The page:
"So the bad news is that family breakdown is causing a host of societal and economic ills.  But the good news is that, like any cause and effect, those ills can be reversed if what is causing them is changed.  Inequities are resolved by living correct principles and values.  … the most important cause of our lifetime is our families.  If we will devote ourselves to this cause, we will improve every other aspect of our lives and will become … an example and a beacon for all peoples of the earth."

                    After diagnosing the breakdown in families, Elder Ballard suggested some statistics from the lives of members of The Church of Jesus Christ of Latter-day Saints.  "The Church stands as an example of heart turning and as a catalyst for good in the world.  Among Church members who are married in the temple and who regularly attend Sunday meetings, the divorce rate is significantly less than that of the world, and families remain closer and are in more frequent communication.  The health in our families is better, and we live several years longer than the population average.  We contribute more financial resources and more service per capita to those in need, and we are more likely to seek higher education.  I point out these things not to boast but to testify that life is better (and much happier) as hearts turn toward family and as families live in the light of the gospel of Christ."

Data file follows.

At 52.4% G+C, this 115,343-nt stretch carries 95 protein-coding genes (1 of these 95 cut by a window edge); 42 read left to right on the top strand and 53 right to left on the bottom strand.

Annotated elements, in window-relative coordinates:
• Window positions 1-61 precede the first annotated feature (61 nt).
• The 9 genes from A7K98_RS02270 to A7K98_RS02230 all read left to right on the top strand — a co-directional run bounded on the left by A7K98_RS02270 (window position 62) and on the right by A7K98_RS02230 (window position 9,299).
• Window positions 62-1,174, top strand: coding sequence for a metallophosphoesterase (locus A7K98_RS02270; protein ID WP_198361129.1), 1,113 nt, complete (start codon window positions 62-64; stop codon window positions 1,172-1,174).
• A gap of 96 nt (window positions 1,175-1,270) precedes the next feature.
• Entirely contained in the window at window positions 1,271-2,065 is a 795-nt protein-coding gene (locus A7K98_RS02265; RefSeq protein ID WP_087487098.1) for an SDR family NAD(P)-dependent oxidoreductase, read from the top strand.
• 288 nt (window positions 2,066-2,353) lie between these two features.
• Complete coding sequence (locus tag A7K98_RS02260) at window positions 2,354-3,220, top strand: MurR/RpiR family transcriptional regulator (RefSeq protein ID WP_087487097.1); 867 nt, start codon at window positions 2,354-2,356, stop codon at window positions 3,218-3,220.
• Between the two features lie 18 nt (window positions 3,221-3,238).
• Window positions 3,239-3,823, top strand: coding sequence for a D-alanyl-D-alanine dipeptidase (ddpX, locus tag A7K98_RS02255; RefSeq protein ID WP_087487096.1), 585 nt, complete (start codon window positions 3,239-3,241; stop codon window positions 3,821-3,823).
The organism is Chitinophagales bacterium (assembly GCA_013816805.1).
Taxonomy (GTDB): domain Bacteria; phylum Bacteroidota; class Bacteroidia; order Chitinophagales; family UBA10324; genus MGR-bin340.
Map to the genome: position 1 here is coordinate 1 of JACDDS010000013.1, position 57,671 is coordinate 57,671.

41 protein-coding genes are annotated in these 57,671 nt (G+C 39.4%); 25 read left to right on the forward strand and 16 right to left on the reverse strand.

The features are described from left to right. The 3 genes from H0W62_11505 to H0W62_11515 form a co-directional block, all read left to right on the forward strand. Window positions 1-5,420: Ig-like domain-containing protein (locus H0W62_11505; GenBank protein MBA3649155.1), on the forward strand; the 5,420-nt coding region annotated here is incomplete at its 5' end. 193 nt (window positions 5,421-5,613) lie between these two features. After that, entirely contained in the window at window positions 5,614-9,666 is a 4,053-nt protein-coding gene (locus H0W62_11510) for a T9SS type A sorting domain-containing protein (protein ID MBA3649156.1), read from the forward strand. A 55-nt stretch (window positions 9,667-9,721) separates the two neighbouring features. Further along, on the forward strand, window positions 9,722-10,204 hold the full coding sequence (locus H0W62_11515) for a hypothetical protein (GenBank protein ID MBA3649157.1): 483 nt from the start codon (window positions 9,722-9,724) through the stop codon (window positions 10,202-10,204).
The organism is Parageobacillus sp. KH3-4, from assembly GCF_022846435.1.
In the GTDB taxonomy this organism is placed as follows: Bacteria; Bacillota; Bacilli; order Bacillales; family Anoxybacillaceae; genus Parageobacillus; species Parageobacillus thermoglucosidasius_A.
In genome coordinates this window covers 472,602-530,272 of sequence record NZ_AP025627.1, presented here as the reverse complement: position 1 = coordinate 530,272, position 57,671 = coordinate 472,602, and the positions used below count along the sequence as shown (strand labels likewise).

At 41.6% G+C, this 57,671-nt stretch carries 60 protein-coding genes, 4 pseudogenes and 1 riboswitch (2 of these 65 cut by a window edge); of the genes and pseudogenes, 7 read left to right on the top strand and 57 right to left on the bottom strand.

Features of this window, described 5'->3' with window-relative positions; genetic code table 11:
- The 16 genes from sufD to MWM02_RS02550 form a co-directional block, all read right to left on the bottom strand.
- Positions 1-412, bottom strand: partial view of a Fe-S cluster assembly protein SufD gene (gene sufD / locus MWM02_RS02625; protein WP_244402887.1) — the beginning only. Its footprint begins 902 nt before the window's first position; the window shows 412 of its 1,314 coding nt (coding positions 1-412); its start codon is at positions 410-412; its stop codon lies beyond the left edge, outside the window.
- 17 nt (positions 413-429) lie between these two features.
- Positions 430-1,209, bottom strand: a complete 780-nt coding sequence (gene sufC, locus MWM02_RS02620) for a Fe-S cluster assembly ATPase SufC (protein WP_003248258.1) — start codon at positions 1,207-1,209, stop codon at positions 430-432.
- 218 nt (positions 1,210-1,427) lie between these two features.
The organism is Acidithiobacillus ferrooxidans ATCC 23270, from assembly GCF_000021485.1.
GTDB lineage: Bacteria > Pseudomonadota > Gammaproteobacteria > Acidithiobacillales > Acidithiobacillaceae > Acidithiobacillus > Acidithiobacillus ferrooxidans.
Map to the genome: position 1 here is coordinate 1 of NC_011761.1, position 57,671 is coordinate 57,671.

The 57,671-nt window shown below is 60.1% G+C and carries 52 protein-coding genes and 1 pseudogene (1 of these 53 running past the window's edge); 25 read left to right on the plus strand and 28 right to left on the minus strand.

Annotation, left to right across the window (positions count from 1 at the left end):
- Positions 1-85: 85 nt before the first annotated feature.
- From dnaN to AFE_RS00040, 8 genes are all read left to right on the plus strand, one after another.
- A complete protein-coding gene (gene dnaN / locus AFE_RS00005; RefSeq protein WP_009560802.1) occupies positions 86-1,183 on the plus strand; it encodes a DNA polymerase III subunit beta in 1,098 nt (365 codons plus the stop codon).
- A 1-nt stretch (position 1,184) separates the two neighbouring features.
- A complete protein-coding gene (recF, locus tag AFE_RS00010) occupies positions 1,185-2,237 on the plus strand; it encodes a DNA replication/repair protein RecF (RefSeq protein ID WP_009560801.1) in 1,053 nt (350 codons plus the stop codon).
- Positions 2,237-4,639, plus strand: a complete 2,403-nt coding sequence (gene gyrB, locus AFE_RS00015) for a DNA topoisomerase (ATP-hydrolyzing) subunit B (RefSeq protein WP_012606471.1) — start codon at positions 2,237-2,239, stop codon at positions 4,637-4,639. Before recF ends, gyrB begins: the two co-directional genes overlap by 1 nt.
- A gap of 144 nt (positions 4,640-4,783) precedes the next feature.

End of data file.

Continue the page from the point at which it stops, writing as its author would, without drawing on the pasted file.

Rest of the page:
Elder Ballard then proceeded to list several actions we can take to strengthen ourselves, our families, our communities, and our nations.  1) "Prioritize.  Put everything you do outside the home in subjection to and in support of what happens inside your home."   He quoted the counsel given by two prophets.  President Harold B. Lee said that `the most important … work you will ever do will be within the walls of your own homes' (Teachings of Presidents of the Church:  Harold B. Lee [2001], 134).  President David O. McKay counseled, `No other success can compensate for failure in the home' (quoted from J. E. McCulloch, Home:  the Savior of Civilization [1924], 42; in Conference Report, Apr. 1935, 116)."

                    Elder Ballard counseled us to organize our time and lives in such a way to have time for prayer, scripture study, and wholesome activities together as families.  He suggested that children should have responsibilities in the home in order for them to learn how to work and to be prepared to handle the responsibilities of adulthood.  He counseled parents to teach the gospel of Jesus Christ in the home.

                    2) "Do things in the right order."  Elder Ballard emphasized that the natural order of things is for a couple to get married before they began having babies.  He taught young men to "accept cheerfully the responsibilities of family life" and young women that "No career can bring you as much fulfillment as rearing a family."

                    3) "Husband and wives … should be equal partners in your marriage…. No one owns a spouse or children…  Everyone, married or single, can be happy and supportive within whatever family you may have."

                    4) "Use the family resources of the Church."  Elder Ballard reminded us of what President Lee once said, "that the Church is the scaffolding with which we build eternal families" (see Teachings:  Harold B. Lee, 148).

                    Here we have the words of an Apostle of the Lord Jesus Christ, giving us counsel on how to overcome the breakdown in families, the problems in society, and the great divide between the rich and the poor.  The answers to our problems lie in living the gospel of Jesus Christ and putting our trust in God.